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2-Methyl-1-butanol

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Title: 2-Methyl-1-butanol  
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2-Methyl-1-butanol

2-Methyl-1-butanol[1][2]
Identifiers
CAS number  YesY
PubChem
ChemSpider  YesY
UNII  YesY
ChEBI  YesY
ChEMBL  YesY
Jmol-3D images Image 1
Properties
Molecular formula C5H12O
Molar mass 88.148 g/mol
Appearance colorless liquid
Density 0.8152 g/cm3
Melting point −117.2 °C (−179.0 °F; 156.0 K)
Boiling point 127.5 °C (261.5 °F; 400.7 K)
Solubility in water 31 g/L
Solubility miscible with ethanol, diethyl ether; very soluble in acetone
Vapor pressure 3 mm Hg
Viscosity 4.453 mPa·s
Thermochemistry
Std enthalpy of
formation
ΔfHo298
-356.6 kJ·mol-1 (liquid)
-301.4 kJ·mol-1 (gas)
Hazards
Related compounds
Related compounds Amyl alcohol
Except where noted otherwise, data are given for materials in their standard state (at 25 °C (77 °F), 100 kPa)
 YesY   YesY/N?)

2-Methyl-1-butanol (chemical compound.

It is one of the components of the aroma of Tuber melanosporum, the black truffle.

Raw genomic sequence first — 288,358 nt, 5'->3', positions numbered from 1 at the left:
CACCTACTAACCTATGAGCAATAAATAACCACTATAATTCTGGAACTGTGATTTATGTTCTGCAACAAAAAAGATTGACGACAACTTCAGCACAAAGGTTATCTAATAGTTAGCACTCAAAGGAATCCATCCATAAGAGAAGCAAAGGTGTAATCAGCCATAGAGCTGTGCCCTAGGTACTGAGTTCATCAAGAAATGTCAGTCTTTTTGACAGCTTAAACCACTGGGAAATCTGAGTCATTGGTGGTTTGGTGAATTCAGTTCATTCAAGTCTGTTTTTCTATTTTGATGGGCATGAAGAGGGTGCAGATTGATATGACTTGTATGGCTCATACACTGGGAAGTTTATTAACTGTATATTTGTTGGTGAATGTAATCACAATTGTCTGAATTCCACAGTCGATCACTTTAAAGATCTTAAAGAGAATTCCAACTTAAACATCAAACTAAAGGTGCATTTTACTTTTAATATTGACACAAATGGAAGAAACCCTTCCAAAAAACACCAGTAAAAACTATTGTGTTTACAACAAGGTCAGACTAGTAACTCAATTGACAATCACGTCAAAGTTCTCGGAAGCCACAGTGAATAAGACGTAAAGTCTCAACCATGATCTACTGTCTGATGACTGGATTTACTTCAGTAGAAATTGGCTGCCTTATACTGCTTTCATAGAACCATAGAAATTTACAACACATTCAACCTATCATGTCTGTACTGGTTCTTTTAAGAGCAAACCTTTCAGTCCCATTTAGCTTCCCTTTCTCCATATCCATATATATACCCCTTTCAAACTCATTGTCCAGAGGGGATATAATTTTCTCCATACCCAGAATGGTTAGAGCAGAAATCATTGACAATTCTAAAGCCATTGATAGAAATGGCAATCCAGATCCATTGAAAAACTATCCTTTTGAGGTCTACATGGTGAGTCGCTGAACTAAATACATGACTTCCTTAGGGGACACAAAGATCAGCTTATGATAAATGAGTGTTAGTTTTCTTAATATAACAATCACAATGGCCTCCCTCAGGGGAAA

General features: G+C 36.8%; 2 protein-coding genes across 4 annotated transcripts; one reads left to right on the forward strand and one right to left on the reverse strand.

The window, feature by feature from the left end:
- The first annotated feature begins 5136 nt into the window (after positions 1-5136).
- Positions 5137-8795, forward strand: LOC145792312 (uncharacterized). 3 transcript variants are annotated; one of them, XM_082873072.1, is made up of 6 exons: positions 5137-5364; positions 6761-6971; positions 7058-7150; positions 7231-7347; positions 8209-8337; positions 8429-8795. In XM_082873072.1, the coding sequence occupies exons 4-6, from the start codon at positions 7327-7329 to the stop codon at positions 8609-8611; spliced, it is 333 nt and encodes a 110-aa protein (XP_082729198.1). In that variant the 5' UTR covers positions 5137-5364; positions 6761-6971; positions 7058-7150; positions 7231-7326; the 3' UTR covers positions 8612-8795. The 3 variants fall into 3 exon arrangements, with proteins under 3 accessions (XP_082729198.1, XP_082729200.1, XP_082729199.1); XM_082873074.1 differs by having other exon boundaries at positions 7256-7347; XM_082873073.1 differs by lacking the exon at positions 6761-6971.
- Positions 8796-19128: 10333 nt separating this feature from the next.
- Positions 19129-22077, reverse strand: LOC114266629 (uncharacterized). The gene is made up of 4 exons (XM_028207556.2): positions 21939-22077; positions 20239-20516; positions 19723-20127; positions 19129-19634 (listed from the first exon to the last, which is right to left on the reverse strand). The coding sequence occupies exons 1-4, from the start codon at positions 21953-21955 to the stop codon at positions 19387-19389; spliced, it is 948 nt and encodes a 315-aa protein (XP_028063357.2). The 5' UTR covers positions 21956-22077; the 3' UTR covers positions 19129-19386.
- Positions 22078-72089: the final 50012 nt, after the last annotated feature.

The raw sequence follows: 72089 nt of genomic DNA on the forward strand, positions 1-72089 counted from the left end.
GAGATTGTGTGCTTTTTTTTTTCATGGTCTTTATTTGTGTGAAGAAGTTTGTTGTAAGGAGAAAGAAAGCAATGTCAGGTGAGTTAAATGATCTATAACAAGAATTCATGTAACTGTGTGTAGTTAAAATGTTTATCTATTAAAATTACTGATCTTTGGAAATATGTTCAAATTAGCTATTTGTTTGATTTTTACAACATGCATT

Uses

It is used as a solvent and an intermediate in the manufacture of other chemicals. 2-Methyl-1-butanol is a component of many mixtures of amyl alcohols sold industrially.

Reactions

2-Methyl-1-butanol can be derived from fusel oil (because it occurs naturally in fruits such as grapes[3]) or manufactured by either the oxo process or via the halogenation of pentane.[2]

See also

References

  1. ^ Lide, David R. (1998), Handbook of Chemistry and Physics (87 ed.), Boca Raton, FL: CRC Press, pp. 3–374, 5–42, 6–188, 8–102, 16–22,  
  2. ^ a b McKetta, John J.; Cunningham, William Aaron (1977), Encyclopedia of Chemical Processing and Design 3, Boca Raton, FL: CRC Press, pp. 279–280,  
  3. ^ Howard, Philip H. (1993), Handbook of Environmental Fate and Exposure Data for Organic Chemicals 4, Boca Raton, FL: CRC Press, pp. 392–396,  
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